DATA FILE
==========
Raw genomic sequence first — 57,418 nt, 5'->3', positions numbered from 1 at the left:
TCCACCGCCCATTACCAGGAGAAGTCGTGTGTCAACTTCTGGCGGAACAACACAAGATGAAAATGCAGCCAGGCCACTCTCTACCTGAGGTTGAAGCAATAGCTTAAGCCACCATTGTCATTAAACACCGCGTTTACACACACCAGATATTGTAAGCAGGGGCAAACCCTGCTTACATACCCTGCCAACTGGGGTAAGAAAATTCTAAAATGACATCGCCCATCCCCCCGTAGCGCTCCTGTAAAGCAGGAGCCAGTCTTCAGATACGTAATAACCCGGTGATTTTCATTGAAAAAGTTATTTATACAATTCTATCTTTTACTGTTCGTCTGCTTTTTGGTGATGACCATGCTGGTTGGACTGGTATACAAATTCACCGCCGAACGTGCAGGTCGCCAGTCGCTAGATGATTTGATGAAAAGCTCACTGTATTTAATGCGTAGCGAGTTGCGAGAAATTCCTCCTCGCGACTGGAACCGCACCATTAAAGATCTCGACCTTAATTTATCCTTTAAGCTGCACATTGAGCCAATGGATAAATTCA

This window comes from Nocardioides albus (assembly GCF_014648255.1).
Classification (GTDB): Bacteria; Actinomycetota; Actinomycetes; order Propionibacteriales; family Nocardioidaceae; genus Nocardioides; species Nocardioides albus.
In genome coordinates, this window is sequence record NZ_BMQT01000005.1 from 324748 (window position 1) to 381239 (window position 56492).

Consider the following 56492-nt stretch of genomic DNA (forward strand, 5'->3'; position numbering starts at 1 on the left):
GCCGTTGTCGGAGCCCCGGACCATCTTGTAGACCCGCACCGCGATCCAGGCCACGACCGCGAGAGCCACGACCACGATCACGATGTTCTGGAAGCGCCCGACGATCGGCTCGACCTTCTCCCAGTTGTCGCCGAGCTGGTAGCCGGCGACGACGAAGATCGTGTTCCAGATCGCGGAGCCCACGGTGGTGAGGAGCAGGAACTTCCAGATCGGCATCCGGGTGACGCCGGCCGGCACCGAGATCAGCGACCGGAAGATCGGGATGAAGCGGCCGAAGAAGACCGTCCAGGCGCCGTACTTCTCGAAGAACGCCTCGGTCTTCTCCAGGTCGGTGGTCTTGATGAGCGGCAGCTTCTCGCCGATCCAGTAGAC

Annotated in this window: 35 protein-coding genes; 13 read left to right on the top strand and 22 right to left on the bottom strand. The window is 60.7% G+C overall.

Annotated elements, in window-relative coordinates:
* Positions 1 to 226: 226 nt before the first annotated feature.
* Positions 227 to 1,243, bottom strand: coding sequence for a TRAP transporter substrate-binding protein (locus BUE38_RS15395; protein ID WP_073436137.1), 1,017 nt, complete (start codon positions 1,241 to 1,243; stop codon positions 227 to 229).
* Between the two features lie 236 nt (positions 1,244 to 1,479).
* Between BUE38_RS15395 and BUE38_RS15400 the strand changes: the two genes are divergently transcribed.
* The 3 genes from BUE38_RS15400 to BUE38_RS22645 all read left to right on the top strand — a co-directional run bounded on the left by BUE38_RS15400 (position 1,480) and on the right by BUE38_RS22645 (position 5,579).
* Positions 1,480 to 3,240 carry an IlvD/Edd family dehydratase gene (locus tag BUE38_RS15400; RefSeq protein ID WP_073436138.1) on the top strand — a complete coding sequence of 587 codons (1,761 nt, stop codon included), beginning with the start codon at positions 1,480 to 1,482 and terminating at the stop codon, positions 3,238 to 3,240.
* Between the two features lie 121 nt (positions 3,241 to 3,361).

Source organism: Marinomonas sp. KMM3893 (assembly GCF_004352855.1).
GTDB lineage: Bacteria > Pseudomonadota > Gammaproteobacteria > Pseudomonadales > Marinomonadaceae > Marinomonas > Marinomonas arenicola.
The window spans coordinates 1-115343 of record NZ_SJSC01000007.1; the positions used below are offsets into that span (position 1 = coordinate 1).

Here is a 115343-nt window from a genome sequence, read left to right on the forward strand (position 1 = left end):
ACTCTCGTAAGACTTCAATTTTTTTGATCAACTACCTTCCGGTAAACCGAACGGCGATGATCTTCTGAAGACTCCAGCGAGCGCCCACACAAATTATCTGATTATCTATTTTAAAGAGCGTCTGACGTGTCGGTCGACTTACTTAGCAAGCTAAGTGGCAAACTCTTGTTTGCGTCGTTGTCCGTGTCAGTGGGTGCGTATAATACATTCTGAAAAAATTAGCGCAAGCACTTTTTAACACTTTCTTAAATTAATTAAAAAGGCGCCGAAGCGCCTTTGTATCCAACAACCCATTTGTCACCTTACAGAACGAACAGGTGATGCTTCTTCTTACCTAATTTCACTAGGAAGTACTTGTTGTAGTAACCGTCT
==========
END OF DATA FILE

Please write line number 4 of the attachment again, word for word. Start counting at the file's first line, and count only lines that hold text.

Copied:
Classification (GTDB): Bacteria; Actinomycetota; Actinomycetes; order Propionibacteriales; family Nocardioidaceae; genus Nocardioides; species Nocardioides albus.